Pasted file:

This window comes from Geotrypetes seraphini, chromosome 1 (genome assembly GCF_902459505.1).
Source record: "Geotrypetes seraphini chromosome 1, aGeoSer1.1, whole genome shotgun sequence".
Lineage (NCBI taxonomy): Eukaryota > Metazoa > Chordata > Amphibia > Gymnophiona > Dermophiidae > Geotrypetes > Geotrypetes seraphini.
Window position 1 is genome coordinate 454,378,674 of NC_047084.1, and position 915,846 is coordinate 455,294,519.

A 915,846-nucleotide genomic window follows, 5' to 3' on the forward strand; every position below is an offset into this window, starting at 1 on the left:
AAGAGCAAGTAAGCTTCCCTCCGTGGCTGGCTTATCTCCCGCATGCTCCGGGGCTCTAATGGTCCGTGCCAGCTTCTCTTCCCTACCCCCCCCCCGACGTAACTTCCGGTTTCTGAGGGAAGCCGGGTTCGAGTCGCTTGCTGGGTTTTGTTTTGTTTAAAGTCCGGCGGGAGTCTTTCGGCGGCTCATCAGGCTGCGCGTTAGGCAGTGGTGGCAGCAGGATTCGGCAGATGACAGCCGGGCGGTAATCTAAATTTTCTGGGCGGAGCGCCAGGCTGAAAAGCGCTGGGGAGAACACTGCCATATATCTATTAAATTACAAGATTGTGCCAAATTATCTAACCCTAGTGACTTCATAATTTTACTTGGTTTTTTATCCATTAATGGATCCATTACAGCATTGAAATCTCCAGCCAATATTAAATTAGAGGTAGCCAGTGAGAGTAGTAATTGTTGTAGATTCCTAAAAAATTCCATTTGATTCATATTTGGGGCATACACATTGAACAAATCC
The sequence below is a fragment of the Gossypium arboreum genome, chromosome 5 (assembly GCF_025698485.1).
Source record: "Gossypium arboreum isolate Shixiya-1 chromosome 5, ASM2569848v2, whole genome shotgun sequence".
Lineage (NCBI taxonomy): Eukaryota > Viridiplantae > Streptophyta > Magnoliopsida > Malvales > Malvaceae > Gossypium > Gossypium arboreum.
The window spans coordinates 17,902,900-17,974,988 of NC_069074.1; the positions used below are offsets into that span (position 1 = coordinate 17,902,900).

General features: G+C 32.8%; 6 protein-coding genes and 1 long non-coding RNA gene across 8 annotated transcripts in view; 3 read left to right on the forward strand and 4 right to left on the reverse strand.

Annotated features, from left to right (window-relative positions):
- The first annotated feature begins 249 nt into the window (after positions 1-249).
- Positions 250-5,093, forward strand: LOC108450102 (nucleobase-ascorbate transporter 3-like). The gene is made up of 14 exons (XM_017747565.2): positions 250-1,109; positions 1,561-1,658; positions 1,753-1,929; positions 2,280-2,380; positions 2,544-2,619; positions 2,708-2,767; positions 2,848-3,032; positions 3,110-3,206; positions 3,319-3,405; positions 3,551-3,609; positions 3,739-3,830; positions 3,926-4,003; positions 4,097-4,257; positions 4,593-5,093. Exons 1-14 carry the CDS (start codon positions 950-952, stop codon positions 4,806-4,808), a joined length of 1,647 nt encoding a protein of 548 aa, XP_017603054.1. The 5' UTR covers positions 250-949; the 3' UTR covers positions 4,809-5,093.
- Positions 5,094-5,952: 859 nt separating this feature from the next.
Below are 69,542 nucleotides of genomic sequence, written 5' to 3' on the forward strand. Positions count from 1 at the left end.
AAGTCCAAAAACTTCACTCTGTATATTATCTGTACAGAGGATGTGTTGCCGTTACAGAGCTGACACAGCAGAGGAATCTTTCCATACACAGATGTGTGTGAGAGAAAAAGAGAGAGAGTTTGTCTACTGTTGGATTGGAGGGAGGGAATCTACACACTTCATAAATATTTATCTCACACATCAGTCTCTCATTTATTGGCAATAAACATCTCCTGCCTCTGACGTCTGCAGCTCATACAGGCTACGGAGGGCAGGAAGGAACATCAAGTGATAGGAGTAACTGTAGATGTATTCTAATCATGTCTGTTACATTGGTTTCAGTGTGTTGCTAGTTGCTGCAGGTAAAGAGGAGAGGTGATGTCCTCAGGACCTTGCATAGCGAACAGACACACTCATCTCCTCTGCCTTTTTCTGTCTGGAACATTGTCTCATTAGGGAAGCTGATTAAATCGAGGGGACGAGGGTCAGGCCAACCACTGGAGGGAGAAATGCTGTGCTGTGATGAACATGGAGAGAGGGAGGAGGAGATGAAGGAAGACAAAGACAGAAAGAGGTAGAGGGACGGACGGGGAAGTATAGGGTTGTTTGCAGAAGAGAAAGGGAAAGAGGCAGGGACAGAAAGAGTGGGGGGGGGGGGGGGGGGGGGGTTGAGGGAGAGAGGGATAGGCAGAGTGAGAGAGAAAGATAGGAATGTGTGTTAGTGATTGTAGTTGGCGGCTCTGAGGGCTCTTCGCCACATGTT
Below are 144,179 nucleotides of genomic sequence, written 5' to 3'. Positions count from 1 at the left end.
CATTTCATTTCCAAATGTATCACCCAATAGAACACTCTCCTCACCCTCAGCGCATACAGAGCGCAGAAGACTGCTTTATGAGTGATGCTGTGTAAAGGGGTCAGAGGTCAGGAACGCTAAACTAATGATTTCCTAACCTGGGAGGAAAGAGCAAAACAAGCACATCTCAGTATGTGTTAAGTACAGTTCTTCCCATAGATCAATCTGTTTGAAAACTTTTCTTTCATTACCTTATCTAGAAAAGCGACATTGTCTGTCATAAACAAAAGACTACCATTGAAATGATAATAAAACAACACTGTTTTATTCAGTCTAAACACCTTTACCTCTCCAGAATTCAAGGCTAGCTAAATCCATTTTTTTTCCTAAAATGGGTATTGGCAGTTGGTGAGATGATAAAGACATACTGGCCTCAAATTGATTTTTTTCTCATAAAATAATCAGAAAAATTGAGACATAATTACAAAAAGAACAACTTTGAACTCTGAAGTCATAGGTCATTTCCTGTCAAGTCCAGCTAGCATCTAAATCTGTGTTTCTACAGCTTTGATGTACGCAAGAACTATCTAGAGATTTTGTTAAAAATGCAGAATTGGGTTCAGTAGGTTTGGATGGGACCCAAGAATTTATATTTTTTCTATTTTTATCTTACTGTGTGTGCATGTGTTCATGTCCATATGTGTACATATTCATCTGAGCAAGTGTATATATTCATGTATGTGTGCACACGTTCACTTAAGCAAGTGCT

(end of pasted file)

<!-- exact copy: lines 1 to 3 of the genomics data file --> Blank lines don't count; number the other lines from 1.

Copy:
This window comes from Geotrypetes seraphini, chromosome 1 (genome assembly GCF_902459505.1).
Source record: "Geotrypetes seraphini chromosome 1, aGeoSer1.1, whole genome shotgun sequence".
Lineage (NCBI taxonomy): Eukaryota > Metazoa > Chordata > Amphibia > Gymnophiona > Dermophiidae > Geotrypetes > Geotrypetes seraphini.